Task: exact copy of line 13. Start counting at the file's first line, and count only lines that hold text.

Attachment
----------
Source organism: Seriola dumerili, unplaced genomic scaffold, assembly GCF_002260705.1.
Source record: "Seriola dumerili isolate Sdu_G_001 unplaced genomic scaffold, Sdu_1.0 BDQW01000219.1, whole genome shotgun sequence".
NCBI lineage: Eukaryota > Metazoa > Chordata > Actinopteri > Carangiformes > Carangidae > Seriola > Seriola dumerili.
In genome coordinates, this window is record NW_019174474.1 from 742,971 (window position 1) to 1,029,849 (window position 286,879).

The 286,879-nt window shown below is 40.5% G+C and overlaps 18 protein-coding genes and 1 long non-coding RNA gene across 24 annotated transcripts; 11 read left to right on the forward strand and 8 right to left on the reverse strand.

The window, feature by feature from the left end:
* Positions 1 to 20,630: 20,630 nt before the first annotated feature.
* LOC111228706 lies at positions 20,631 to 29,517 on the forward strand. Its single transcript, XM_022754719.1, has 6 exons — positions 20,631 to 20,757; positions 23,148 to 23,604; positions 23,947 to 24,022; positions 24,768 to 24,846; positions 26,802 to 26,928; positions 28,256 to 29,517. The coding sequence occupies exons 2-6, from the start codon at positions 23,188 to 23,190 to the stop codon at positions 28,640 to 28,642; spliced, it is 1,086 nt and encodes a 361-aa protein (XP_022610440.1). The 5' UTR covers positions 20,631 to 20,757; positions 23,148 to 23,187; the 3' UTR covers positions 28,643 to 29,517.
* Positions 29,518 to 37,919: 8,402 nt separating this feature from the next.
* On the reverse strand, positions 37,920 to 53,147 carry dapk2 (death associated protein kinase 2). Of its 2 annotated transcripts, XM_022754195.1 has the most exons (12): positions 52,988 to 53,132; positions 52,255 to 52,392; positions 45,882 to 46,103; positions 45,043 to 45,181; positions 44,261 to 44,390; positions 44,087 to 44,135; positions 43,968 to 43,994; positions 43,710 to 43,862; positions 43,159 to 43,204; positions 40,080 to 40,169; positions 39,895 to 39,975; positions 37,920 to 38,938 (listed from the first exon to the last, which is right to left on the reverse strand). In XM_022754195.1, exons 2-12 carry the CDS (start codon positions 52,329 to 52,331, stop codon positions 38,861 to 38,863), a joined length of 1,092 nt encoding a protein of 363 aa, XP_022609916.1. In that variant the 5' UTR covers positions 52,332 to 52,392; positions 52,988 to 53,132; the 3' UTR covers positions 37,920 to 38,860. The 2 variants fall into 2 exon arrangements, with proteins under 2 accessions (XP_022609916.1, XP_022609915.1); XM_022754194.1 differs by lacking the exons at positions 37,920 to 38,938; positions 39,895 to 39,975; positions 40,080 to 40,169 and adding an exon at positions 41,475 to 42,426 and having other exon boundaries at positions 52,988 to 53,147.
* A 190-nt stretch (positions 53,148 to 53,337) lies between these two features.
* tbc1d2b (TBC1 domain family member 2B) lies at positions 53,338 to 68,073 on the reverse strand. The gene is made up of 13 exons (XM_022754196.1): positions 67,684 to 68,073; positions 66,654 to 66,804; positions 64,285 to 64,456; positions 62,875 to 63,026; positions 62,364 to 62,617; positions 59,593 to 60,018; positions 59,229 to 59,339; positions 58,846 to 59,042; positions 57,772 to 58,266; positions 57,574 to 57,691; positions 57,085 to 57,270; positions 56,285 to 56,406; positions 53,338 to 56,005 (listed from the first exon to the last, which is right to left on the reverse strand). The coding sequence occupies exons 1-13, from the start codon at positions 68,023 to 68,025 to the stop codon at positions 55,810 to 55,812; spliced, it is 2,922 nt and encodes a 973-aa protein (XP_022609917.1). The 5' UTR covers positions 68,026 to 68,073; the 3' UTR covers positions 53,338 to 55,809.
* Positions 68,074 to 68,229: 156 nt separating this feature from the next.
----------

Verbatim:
* Positions 68,074 to 68,229: 156 nt separating this feature from the next.